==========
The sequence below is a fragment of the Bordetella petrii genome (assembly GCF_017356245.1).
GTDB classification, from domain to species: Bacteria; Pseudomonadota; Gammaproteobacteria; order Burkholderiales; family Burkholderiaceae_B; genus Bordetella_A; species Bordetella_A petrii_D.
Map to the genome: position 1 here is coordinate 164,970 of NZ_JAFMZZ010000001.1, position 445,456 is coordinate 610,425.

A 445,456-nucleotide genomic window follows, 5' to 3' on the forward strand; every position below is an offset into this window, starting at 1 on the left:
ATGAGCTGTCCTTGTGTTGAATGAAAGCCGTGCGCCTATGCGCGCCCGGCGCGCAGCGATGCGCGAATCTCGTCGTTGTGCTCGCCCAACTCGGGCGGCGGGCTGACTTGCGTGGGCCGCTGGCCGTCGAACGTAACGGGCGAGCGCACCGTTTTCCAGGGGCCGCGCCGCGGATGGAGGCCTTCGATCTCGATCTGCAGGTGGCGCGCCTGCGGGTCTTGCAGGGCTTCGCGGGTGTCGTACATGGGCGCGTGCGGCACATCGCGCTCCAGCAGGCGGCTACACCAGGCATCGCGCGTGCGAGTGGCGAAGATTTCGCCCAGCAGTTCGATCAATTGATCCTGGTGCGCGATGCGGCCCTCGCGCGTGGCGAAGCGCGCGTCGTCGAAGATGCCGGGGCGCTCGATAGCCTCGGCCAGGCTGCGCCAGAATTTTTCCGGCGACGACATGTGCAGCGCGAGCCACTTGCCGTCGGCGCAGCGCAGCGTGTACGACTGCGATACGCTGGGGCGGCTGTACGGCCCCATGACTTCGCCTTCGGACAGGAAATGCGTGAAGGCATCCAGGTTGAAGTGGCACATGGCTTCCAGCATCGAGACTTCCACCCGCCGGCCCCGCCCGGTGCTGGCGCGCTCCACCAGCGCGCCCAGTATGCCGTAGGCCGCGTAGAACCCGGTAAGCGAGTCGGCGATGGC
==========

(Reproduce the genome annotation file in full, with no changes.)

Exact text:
The sequence below is a fragment of the Bordetella petrii genome (assembly GCF_017356245.1).
GTDB classification, from domain to species: Bacteria; Pseudomonadota; Gammaproteobacteria; order Burkholderiales; family Burkholderiaceae_B; genus Bordetella_A; species Bordetella_A petrii_D.
Map to the genome: position 1 here is coordinate 164,970 of NZ_JAFMZZ010000001.1, position 445,456 is coordinate 610,425.

A 445,456-nucleotide genomic window follows, 5' to 3' on the forward strand; every position below is an offset into this window, starting at 1 on the left:
ATGAGCTGTCCTTGTGTTGAATGAAAGCCGTGCGCCTATGCGCGCCCGGCGCGCAGCGATGCGCGAATCTCGTCGTTGTGCTCGCCCAACTCGGGCGGCGGGCTGACTTGCGTGGGCCGCTGGCCGTCGAACGTAACGGGCGAGCGCACCGTTTTCCAGGGGCCGCGCCGCGGATGGAGGCCTTCGATCTCGATCTGCAGGTGGCGCGCCTGCGGGTCTTGCAGGGCTTCGCGGGTGTCGTACATGGGCGCGTGCGGCACATCGCGCTCCAGCAGGCGGCTACACCAGGCATCGCGCGTGCGAGTGGCGAAGATTTCGCCCAGCAGTTCGATCAATTGATCCTGGTGCGCGATGCGGCCCTCGCGCGTGGCGAAGCGCGCGTCGTCGAAGATGCCGGGGCGCTCGATAGCCTCGGCCAGGCTGCGCCAGAATTTTTCCGGCGACGACATGTGCAGCGCGAGCCACTTGCCGTCGGCGCAGCGCAGCGTGTACGACTGCGATACGCTGGGGCGGCTGTACGGCCCCATGACTTCGCCTTCGGACAGGAAATGCGTGAAGGCATCCAGGTTGAAGTGGCACATGGCTTCCAGCATCGAGACTTCCACCCGCCGGCCCCGCCCGGTGCTGGCGCGCTCCACCAGCGCGCCCAGTATGCCGTAGGCCGCGTAGAACCCGGTAAGCGAGTCGGCGATGGC